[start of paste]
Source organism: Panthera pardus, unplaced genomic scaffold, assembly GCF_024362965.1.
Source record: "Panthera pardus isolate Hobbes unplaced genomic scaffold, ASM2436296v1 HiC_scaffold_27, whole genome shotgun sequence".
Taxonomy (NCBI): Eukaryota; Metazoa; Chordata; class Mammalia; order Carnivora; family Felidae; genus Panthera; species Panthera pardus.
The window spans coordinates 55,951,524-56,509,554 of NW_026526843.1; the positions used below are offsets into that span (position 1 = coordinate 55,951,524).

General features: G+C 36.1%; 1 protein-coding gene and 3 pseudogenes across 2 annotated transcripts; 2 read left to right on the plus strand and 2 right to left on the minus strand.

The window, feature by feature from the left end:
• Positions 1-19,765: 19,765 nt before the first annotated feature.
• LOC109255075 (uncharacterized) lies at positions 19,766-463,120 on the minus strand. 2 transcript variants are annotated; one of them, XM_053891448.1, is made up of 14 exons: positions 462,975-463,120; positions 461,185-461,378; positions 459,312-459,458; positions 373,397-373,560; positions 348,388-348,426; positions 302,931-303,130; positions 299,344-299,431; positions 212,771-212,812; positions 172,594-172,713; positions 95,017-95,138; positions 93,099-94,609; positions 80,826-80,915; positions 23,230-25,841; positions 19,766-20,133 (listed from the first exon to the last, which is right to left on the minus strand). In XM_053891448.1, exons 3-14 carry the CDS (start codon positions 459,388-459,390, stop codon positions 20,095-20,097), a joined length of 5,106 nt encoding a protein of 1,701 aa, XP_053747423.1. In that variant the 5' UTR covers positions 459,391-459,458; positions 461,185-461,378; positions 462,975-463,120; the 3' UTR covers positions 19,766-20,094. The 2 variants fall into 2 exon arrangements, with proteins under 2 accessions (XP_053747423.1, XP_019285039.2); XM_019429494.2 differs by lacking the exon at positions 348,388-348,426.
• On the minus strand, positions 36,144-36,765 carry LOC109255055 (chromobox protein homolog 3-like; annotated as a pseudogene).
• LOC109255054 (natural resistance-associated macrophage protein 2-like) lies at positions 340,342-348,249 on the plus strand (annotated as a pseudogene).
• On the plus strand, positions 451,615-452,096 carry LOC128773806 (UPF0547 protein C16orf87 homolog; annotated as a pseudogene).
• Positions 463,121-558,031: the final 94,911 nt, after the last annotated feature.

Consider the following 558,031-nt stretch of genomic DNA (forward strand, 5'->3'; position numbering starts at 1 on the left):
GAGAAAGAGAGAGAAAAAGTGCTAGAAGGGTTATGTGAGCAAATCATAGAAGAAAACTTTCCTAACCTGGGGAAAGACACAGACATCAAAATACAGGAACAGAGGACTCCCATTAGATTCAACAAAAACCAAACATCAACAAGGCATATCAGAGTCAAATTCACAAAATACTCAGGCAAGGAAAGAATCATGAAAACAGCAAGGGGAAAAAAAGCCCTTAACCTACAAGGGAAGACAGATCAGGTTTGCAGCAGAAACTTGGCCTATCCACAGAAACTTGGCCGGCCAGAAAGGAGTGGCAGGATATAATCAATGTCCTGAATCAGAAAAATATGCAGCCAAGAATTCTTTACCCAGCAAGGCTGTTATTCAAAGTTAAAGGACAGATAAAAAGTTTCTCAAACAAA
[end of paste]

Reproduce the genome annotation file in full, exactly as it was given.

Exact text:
Source organism: Panthera pardus, unplaced genomic scaffold, assembly GCF_024362965.1.
Source record: "Panthera pardus isolate Hobbes unplaced genomic scaffold, ASM2436296v1 HiC_scaffold_27, whole genome shotgun sequence".
Taxonomy (NCBI): Eukaryota; Metazoa; Chordata; class Mammalia; order Carnivora; family Felidae; genus Panthera; species Panthera pardus.
The window spans coordinates 55,951,524-56,509,554 of NW_026526843.1; the positions used below are offsets into that span (position 1 = coordinate 55,951,524).

General features: G+C 36.1%; 1 protein-coding gene and 3 pseudogenes across 2 annotated transcripts; 2 read left to right on the plus strand and 2 right to left on the minus strand.

The window, feature by feature from the left end:
• Positions 1-19,765: 19,765 nt before the first annotated feature.
• LOC109255075 (uncharacterized) lies at positions 19,766-463,120 on the minus strand. 2 transcript variants are annotated; one of them, XM_053891448.1, is made up of 14 exons: positions 462,975-463,120; positions 461,185-461,378; positions 459,312-459,458; positions 373,397-373,560; positions 348,388-348,426; positions 302,931-303,130; positions 299,344-299,431; positions 212,771-212,812; positions 172,594-172,713; positions 95,017-95,138; positions 93,099-94,609; positions 80,826-80,915; positions 23,230-25,841; positions 19,766-20,133 (listed from the first exon to the last, which is right to left on the minus strand). In XM_053891448.1, exons 3-14 carry the CDS (start codon positions 459,388-459,390, stop codon positions 20,095-20,097), a joined length of 5,106 nt encoding a protein of 1,701 aa, XP_053747423.1. In that variant the 5' UTR covers positions 459,391-459,458; positions 461,185-461,378; positions 462,975-463,120; the 3' UTR covers positions 19,766-20,094. The 2 variants fall into 2 exon arrangements, with proteins under 2 accessions (XP_053747423.1, XP_019285039.2); XM_019429494.2 differs by lacking the exon at positions 348,388-348,426.
• On the minus strand, positions 36,144-36,765 carry LOC109255055 (chromobox protein homolog 3-like; annotated as a pseudogene).
• LOC109255054 (natural resistance-associated macrophage protein 2-like) lies at positions 340,342-348,249 on the plus strand (annotated as a pseudogene).
• On the plus strand, positions 451,615-452,096 carry LOC128773806 (UPF0547 protein C16orf87 homolog; annotated as a pseudogene).
• Positions 463,121-558,031: the final 94,911 nt, after the last annotated feature.

Consider the following 558,031-nt stretch of genomic DNA (forward strand, 5'->3'; position numbering starts at 1 on the left):
GAGAAAGAGAGAGAAAAAGTGCTAGAAGGGTTATGTGAGCAAATCATAGAAGAAAACTTTCCTAACCTGGGGAAAGACACAGACATCAAAATACAGGAACAGAGGACTCCCATTAGATTCAACAAAAACCAAACATCAACAAGGCATATCAGAGTCAAATTCACAAAATACTCAGGCAAGGAAAGAATCATGAAAACAGCAAGGGGAAAAAAAGCCCTTAACCTACAAGGGAAGACAGATCAGGTTTGCAGCAGAAACTTGGCCTATCCACAGAAACTTGGCCGGCCAGAAAGGAGTGGCAGGATATAATCAATGTCCTGAATCAGAAAAATATGCAGCCAAGAATTCTTTACCCAGCAAGGCTGTTATTCAAAGTTAAAGGACAGATAAAAAGTTTCTCAAACAAA